In this video, Dr. Orrin Devinsky from NYU Epilepsy Center talks to teens about daring to take control of their epilepsy.

It is surrounded by issues of rebellion, independence, heightened self-consciousness, experimentation, dating, driving, and concerns for the future. Teens and their parents share the highs and lows of this often-stormy period, and communication between them is essential to temper the turbulence. This is a challenge for both parents and children, as adolescence, almost by definition, brings parents and children into conflict.

The intense emotions and feelings of the teen years are both positive and negative: parents are both heroes and villains, best friends and "police officers," and the source of great affection and great frustration. The boundaries of the child's independence, which were tested in early childhood, are re-tested in adolescence.

Webinar Recording

Watch a recording of the September 2017 webinar, "Your kids are growing up: What’s next?" Dr. Angel Hernandez and Dr. John M. Stern answer common questions they receive when helping children and parents transition from pedicatric to adult epilepsy care.

The tidal waves of emotions on which teens often ride or by which they are consumed affect those around them. Emotions are infectious. All parents need to navigate this difficult time.

  • Parents must maintain their perspective and must be sensitive to their child's insecurities, peer pressures, and need for support.
  • They need to communicate with their teens about drugs, smoking, drinking, and sexually transmitted diseases.
  • They need to let the teen know they can feel comfortable talking to them. If the parents become too judgmental too quickly, they will harm the trust and openness between them and their children. The balance becomes difficult.
  • Parents need to educate their children and let their feelings be known, but they should try to do it in a positive manner.
  • If teens engage in dangerous or irresponsible activities, parents may need to "read them the riot act," but they should try to pause first instead of reacting in the midst of their own emotional storm. Teens often know when they have done something wrong and are embarrassed and frustrated by their actions.

Adolescence does not need any complicating factors, but epilepsy is just that. In a time of life marked by continuous adjustments to dramatic physical, mental, and social changes, consider that ...

  • Epilepsy is a medical disorder that can upset the tenuous balance of adolesence.
  • Adolescence is a period of heightened self-consciousness, with exaggerated concerns over physical and social image.
  • Even if it is well controlled, epilepsy can torment a teen, arousing fears of isolation, ridicule, and possible humiliation.
  • Restrictions on activities can further accentuate differences from others.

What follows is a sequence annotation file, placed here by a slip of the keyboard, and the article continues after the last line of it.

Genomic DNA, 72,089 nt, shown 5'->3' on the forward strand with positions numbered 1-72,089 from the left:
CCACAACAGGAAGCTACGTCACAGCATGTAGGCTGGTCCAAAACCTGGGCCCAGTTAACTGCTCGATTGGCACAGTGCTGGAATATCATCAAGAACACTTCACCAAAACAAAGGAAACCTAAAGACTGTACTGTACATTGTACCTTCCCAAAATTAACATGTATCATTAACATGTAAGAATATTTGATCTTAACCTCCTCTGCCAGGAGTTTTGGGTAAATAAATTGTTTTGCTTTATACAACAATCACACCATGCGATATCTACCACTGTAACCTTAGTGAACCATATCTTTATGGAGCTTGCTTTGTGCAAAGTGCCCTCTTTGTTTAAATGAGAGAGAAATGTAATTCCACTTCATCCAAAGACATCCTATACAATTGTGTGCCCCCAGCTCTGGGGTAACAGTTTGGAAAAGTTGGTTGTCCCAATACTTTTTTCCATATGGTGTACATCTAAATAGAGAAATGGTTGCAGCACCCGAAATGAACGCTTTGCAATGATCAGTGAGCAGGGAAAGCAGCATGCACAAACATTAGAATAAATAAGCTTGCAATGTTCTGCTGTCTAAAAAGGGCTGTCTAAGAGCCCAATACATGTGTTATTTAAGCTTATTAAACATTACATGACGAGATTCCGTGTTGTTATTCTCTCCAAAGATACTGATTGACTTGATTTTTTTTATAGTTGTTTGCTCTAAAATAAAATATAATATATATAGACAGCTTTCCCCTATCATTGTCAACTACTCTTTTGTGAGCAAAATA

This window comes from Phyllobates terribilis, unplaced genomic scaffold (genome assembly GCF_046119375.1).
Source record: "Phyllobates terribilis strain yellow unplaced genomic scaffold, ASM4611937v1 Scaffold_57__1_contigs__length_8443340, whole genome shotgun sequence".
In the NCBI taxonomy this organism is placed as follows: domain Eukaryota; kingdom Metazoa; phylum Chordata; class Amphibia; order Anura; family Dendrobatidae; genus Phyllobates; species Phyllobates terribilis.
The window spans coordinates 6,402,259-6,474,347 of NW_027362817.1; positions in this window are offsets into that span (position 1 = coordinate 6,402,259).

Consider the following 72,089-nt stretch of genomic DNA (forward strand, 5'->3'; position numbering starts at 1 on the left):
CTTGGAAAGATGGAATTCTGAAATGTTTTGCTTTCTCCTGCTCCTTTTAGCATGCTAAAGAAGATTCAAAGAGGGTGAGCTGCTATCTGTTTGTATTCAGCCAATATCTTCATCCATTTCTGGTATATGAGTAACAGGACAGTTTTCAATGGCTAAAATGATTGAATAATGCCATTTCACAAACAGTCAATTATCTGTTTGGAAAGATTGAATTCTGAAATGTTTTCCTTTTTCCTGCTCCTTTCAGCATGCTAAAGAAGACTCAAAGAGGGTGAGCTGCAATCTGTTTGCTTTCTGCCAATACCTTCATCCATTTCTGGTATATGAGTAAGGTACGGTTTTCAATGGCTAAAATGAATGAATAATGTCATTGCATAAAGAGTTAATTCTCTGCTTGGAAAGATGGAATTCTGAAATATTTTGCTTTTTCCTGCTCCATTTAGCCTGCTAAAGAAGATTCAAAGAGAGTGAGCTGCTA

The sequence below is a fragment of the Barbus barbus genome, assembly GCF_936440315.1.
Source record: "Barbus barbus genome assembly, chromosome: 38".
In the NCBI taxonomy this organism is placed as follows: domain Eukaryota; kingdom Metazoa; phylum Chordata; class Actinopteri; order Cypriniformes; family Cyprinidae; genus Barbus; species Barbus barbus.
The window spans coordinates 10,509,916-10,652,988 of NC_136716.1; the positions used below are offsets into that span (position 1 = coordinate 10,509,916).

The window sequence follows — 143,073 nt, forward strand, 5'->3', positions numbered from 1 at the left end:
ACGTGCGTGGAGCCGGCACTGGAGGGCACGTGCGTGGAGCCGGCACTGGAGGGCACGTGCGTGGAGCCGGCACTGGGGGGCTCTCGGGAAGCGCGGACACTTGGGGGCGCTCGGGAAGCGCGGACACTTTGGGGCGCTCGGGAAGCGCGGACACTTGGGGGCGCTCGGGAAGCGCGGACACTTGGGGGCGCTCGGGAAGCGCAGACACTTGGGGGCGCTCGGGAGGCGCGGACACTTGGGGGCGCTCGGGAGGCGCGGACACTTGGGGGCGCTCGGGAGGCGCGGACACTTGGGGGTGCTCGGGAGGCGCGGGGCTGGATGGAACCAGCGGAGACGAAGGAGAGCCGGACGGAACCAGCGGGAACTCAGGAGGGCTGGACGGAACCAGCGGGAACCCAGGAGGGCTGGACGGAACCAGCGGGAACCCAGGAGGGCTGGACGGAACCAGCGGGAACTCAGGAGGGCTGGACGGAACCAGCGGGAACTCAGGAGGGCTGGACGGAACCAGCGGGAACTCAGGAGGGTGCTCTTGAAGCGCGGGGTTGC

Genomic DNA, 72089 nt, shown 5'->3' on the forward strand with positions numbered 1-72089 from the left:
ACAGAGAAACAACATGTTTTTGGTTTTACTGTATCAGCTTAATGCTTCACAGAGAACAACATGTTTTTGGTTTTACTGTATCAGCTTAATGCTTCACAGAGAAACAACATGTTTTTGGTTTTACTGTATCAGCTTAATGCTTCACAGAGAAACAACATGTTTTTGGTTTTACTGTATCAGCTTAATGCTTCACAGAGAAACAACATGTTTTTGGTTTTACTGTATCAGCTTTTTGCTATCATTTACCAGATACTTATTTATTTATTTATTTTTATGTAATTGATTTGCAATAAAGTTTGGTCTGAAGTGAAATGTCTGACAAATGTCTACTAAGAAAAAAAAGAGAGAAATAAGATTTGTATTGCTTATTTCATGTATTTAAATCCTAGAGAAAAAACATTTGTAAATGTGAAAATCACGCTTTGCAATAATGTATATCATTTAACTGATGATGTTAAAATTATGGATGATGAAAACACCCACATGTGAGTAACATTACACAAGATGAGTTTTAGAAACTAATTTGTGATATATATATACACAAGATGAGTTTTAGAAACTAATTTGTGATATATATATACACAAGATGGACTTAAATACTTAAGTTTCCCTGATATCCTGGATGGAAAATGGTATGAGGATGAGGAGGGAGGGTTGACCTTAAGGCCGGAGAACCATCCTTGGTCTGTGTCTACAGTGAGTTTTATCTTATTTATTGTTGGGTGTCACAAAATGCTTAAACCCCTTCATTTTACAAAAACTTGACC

Caring for teens with epilepsy requires special patience and understanding. For children entering their teens with good self-esteem and a sense of independence, the impact of epilepsy can be minimal. But epilepsy can aggravate or create problems of low self-esteem, dependency, mood fluxuations, or behavioral difficulties in adolescents.

Sometimes, well-meaning parents may be overprotective and hesitate to encourage their teens to take responsibility for their own care. However, for teens to make a successful transition into adulthood, they need to tackle issues such as...

  • Learning that epilepsy is their own and does not belong to the parent or the doctor. It's a part of them, but does not need to define them.
  • Learning about their epilepsy so they can make appropriate lifestyle choices and assume responsibility for their seizure medicines, with parental supervision, and other care needs.
  • Managing their seizures and daily lives safely.
  • Living their life fully while navigating or adapting to safety precautions, lifestyle modifications, and the impact of epilepsy on their social, educational, and emotional lives.

Children whose intelligence is at least near average and whose epilepsy is well controlled are able to achieve independence during adolescence and adulthood. Children with more severe physical and mental problems confront a different situation as they mature. Parents of teens who cannot achieve independence in the community must begin to explore the options for their future living arrangements, employment possibilities, legal and financial security, and social and sexual adjustments.

If you or someone you know has a teenager with epilepsy, you don't have to struggle alone. There are several resources available to assist you in handling the various aspects of caring for a teen with epilepsy.

Authored By:

James W. Wheless MD
Joseph I. Sirven MD

Reviewed By:

Joseph I. Sirven MD

on Tuesday, August 27, 2013


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